Deutsche Bank Survey Describes the Contours of the Nontraditional Hedge Fund Product Market: Investor Appetite, Performance, Marketing, Fees and More

Deutsche Bank Markets Prime Finance (DB) recently released a report detailing the results of its fall 2013 survey of hedge fund managers and investors on the market for non-traditional hedge fund products (NTPs) offered by hedge fund managers, including long-only products, alternative mutual funds and UCITS funds.  The report offered a glimpse into how many hedge fund managers are offering such products; sources of investors and their rationale for investing; relative performance; investor demand; and fee structures and levels.  With NTPs capturing a growing proportion of the assets generally committed to “alternative” strategies, an appreciation of the evolving dynamics of the NTP market can be important to hedge fund managers as they innovate, market and grow.  This article summarizes the key takeaways from the survey.  See also “How Can Hedge Fund Managers Organize and Operate Alternative Mutual Funds to Access Retail Capital (Part Two of Two),” Hedge Fund Law Report, Vol. 6, No. 6 (Feb. 7, 2013); “Dechert Partners Aisha Hunt and Richard Horowitz Discuss Strategies and Challenges for Hedge Fund Managers Wishing to Enter the Alternative Mutual Fund Space,” Hedge Fund Law Report, Vol. 6, No. 20 (May 16, 2013).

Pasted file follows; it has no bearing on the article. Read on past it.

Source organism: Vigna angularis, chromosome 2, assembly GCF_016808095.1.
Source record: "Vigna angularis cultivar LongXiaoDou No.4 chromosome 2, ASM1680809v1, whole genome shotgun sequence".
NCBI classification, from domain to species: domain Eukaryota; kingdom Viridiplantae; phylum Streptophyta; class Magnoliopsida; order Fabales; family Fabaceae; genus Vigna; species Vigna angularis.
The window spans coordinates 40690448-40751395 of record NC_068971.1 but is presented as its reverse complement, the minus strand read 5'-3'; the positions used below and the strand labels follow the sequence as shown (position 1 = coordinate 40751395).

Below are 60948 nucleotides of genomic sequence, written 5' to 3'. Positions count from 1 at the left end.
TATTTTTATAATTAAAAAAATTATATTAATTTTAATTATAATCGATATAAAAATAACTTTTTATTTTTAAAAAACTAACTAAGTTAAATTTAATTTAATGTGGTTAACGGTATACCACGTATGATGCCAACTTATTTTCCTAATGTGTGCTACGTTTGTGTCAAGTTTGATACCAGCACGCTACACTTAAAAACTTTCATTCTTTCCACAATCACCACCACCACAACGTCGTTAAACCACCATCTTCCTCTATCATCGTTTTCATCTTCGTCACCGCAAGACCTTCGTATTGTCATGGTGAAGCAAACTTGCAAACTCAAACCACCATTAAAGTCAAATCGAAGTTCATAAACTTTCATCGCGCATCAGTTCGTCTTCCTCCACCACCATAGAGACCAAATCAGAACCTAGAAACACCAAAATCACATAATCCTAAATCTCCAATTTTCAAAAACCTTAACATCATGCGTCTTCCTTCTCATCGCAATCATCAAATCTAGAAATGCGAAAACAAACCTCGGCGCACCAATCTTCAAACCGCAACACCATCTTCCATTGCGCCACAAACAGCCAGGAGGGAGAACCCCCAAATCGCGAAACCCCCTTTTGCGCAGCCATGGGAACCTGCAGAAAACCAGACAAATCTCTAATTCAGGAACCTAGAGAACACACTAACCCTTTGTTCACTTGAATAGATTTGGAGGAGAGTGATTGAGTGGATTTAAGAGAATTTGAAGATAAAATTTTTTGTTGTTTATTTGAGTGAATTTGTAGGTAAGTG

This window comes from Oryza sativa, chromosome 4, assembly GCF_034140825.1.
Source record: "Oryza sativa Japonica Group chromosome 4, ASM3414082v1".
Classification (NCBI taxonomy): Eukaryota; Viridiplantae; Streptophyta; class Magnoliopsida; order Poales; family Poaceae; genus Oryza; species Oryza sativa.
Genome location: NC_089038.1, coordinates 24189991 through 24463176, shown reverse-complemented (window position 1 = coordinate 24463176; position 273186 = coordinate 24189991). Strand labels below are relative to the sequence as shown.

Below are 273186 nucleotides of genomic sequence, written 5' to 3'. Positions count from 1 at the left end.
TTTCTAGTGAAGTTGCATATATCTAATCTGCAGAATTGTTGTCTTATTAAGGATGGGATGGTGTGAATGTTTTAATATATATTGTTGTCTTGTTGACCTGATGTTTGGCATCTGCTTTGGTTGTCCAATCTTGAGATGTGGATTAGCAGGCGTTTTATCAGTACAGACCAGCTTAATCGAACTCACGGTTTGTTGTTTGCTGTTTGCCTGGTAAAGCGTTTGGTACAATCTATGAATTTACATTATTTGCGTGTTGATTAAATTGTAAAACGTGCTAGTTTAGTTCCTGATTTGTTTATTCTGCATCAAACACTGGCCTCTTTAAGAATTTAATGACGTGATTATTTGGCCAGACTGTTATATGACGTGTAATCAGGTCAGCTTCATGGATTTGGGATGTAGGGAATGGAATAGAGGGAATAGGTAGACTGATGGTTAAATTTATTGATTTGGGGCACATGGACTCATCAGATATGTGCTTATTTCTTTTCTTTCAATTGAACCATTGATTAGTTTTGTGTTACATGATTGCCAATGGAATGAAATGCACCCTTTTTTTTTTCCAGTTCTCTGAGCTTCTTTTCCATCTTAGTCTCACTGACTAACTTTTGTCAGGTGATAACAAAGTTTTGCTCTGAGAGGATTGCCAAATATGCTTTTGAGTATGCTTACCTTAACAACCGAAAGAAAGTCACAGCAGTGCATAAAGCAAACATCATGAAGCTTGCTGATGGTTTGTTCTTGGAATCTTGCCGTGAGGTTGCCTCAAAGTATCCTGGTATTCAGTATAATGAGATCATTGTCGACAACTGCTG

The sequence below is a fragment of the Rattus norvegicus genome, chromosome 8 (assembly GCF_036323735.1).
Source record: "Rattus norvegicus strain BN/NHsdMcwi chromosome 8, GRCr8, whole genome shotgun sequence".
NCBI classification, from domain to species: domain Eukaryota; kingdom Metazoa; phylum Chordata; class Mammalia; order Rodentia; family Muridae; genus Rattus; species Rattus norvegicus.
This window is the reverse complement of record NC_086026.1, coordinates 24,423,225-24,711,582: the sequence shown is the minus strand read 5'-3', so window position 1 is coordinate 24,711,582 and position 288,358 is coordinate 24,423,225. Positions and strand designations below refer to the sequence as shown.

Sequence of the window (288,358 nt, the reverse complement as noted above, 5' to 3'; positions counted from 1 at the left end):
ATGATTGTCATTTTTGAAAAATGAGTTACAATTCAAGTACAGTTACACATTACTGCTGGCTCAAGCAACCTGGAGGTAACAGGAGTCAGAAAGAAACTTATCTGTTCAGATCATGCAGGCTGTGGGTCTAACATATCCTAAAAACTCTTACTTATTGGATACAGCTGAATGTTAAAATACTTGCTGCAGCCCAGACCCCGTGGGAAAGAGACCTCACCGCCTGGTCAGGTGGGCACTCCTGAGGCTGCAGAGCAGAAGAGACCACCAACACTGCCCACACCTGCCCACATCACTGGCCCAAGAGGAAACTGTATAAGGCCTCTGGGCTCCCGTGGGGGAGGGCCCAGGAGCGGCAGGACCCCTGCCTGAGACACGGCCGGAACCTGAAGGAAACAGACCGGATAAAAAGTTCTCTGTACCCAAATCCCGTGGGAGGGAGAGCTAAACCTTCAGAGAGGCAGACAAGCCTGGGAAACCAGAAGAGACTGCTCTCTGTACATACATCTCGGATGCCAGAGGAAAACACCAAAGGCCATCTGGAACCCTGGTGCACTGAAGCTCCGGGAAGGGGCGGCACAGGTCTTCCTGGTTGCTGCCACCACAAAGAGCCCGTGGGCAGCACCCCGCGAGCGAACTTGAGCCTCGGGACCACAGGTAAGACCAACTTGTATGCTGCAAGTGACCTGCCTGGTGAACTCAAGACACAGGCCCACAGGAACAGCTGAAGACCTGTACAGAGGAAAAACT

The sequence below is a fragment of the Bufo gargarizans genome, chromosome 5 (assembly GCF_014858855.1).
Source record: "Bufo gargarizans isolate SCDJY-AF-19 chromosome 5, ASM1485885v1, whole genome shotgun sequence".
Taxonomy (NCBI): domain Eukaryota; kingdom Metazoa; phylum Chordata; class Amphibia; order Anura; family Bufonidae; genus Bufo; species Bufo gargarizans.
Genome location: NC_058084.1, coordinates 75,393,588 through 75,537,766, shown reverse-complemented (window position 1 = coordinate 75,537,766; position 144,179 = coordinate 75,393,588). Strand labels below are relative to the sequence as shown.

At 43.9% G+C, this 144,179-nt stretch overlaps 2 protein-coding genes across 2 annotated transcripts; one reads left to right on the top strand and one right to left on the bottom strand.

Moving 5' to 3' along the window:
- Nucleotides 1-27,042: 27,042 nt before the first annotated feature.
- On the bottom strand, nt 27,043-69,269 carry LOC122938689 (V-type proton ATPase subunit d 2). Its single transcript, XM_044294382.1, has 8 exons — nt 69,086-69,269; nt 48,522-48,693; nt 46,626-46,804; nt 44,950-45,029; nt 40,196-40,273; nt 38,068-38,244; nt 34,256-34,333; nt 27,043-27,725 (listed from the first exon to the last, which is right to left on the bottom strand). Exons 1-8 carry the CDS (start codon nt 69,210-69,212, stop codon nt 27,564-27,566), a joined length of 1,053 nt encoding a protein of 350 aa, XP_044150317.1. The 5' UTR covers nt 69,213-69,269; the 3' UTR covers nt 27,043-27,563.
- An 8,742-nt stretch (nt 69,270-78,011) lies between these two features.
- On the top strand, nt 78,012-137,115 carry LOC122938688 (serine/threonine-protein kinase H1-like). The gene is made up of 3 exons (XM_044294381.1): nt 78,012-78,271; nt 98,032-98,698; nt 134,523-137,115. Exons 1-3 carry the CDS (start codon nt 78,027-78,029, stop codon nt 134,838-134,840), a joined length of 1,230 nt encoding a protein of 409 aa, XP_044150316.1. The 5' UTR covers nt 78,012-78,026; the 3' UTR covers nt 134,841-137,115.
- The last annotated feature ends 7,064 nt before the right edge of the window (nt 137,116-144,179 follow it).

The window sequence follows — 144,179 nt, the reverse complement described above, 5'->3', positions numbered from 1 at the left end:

Understanding U.S. Public Pension Plan Delegation of Investment Decision-Making to Internal and External Investment Managers (Part One of Three)